In terms of same / different SSIDs, I use the same for both 2.4 and 5-1 plus unique for 5-2. I do that to be able to isolate 5GHz clients (primarily the PCs) for better intra-network throughput, as well as assigning different channels on each unit for the same purpose. That last choice necessarily rules out AiMesh which to this point in time insists on all broadcasters using the same channels on the "same" radios system-wide. In my case the main unit is in the basement, where it sees virtually no competing systems while the slave unit upstairs in the living room can handily see several. I feel some reported issues with AiMesh performance could be averted if the controlling unit, whether better or any at all, took such consideration when auto-assigning channels for the entire system to use.

To be sure, mesh mode offers both more convenient system administration and the ready propagation of a guest VLAN, and if I needed either I might willingly trade away the better throughput. But if one has to rely on wireless to integrate the slave unit that's fairly a moot point.

I feel the same 2.4 and 5-1 SSID assignment allows me to only have to define one connection on any device and that device can choose whichever band it prefers at any given time.

These units, either, are highly functional and almost entirely unobtrusive in appearance. I'm a fan.
Glens, thank again.

Assuming I get two XT8s and I have wired ethernet (5e) available, should I set up wireless or wired backhaul?

I assume the default will be wireless. If it gets setup this way (wireless), can I simply plug the remote node into the wired ethernet wall port and make a simple settings change to activate the wired backhaul?
I believe in that situation they'll automatically use the wire.

If you have wire available, I highly suggest you compare system performance in both mesh and AP modes.
I believe in that situation they'll automatically use the wire.

If you have wire available, I highly suggest you compare system performance in both mesh and AP modes.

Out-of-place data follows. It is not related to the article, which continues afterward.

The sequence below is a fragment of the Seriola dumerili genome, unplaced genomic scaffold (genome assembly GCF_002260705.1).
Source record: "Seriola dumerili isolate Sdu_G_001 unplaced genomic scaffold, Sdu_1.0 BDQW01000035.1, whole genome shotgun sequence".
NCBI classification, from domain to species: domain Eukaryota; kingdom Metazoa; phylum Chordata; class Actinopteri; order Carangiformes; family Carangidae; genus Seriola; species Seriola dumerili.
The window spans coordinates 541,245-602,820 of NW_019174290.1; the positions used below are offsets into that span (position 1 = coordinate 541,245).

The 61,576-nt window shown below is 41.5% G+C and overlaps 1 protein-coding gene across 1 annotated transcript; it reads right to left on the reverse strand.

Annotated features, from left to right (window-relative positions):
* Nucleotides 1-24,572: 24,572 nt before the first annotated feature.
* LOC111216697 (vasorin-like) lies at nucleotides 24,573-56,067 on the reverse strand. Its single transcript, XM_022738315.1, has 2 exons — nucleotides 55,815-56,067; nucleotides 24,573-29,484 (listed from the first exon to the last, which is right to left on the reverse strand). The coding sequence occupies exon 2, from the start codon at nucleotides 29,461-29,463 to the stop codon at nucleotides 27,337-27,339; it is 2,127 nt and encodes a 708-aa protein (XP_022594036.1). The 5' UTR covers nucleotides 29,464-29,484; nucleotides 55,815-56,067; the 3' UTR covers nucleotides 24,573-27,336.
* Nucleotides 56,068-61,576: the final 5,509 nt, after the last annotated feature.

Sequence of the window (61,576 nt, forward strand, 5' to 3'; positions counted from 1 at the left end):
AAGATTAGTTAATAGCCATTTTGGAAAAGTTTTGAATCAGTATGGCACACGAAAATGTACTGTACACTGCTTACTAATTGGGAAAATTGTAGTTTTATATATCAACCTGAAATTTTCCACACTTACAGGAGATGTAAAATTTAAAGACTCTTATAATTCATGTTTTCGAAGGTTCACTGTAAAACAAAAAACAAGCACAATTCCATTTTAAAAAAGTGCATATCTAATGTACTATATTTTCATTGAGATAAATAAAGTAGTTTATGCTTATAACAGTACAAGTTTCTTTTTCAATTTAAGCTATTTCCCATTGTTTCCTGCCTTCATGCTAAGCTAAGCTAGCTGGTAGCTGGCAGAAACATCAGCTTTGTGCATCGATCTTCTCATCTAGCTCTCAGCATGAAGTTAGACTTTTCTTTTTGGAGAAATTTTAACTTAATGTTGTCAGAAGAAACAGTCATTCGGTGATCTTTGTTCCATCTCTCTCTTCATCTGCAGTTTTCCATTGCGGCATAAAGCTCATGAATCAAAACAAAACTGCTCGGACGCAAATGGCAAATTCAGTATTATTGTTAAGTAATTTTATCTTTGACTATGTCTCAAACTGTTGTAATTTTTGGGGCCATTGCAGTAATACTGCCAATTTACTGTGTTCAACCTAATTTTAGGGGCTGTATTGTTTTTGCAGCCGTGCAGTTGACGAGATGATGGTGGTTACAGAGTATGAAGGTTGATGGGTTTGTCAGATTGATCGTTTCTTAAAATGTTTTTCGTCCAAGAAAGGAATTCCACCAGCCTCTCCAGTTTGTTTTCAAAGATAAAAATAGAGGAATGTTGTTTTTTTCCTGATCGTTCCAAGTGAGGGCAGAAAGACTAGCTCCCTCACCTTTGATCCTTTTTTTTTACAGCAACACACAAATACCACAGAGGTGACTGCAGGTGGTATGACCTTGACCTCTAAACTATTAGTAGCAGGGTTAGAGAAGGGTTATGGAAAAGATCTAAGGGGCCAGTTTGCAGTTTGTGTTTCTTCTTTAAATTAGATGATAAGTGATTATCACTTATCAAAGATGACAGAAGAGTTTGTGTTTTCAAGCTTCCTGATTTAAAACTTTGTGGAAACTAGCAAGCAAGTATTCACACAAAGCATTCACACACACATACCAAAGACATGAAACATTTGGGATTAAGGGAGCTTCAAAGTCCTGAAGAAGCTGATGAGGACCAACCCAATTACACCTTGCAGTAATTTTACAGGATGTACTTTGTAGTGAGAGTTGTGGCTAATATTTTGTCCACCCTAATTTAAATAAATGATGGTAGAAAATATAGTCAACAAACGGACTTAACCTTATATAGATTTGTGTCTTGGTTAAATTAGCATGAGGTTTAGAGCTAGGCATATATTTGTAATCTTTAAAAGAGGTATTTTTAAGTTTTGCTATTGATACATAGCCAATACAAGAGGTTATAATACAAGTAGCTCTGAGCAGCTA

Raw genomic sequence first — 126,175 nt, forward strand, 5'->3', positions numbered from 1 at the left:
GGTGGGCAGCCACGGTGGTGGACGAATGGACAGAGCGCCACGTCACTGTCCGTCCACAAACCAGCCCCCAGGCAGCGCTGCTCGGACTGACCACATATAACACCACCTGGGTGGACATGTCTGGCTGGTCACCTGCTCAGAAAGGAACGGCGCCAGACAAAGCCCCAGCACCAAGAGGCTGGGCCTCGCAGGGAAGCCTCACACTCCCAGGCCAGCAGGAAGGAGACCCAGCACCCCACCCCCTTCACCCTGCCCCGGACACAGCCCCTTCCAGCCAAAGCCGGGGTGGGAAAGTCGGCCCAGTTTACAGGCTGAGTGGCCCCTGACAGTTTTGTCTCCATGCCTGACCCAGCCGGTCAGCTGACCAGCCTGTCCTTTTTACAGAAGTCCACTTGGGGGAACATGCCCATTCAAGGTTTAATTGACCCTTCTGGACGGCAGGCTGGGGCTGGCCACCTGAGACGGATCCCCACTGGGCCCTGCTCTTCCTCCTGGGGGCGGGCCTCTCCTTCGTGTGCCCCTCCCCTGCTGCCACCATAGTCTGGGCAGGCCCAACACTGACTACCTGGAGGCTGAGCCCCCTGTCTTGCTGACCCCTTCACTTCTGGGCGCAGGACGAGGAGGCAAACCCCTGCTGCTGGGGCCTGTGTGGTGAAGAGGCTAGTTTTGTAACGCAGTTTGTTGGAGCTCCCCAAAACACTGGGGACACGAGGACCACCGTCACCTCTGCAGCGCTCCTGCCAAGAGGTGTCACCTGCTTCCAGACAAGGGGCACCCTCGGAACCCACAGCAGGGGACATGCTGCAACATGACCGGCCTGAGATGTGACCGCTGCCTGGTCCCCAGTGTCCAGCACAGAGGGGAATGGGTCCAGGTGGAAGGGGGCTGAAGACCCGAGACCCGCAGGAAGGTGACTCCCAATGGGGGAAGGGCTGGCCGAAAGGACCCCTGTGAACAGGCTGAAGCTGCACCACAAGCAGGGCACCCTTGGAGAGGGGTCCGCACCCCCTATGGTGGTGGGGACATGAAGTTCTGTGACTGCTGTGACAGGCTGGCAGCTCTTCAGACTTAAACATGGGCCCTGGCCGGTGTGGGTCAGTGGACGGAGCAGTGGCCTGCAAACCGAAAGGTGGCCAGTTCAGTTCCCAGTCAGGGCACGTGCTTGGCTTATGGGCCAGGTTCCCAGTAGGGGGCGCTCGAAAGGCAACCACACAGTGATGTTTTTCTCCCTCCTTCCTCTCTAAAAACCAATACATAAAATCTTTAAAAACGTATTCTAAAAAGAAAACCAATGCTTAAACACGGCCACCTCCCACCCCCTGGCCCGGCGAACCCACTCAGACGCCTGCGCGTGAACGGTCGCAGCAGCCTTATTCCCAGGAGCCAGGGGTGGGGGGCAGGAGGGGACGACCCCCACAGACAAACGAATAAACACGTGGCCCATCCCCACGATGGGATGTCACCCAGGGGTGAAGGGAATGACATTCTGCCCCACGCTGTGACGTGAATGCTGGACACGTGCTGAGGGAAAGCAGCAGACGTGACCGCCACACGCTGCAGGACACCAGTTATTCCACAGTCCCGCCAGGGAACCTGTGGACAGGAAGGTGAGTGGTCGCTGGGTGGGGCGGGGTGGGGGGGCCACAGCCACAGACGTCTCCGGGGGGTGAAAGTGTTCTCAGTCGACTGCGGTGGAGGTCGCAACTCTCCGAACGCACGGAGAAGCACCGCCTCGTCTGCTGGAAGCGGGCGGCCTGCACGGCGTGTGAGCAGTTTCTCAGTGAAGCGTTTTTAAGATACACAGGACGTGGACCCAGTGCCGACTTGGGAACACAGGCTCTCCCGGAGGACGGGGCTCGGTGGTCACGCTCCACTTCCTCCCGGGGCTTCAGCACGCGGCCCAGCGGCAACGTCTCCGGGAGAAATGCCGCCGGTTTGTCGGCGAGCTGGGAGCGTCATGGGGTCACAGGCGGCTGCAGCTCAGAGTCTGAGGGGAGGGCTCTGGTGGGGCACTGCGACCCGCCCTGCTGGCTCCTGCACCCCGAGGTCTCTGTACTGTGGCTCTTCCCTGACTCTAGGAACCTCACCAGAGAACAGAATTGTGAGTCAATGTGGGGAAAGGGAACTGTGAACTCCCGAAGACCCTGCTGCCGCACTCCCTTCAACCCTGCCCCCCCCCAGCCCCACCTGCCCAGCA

Ah. I was thinking that it was normal to set them side-by-side during the setup process and let the wireless be configured. I suppose I could run an ethernet between the two during setup.

Are you suggesting I use the second XT8 as a simple access point? Lets say I was moving from place to place with my laptop, would it automatically switch to the AP if that had the better signal? Or is the use of an AP more suited to static configurations?

Sorry for all the questions but I am getting good info!
For setting up mesh just use the method you'd like.

In AP mode (my preference for performance improvement) I use the same SSID on all 2.4 and 5-1 and a different one on all 5-2. Different 2.4 channels as well 5-2 channels. No way to do that under mesh. 5-1 have to be the same channels since that's all they'll do at 80 MHz bonding.

Roaming is indistinguishable in either mode.
One last(?) thing. If/when(!) you try AP mode on the second unit, you must not let the second unit "see" (wired /or/ wireless) the "router" unit running until you've got the second configured as AP (or media bridge/repeater, etc.), or you'll waste a lot of time.

Any time one of these boots up in an unconfigured state, if it detects another set up as a router, it'll configure itself as a mesh node before you can "get in" to it's interface and make an alternate use choice. Configure the AP before configuring the router or power off the router if it was done beforehand.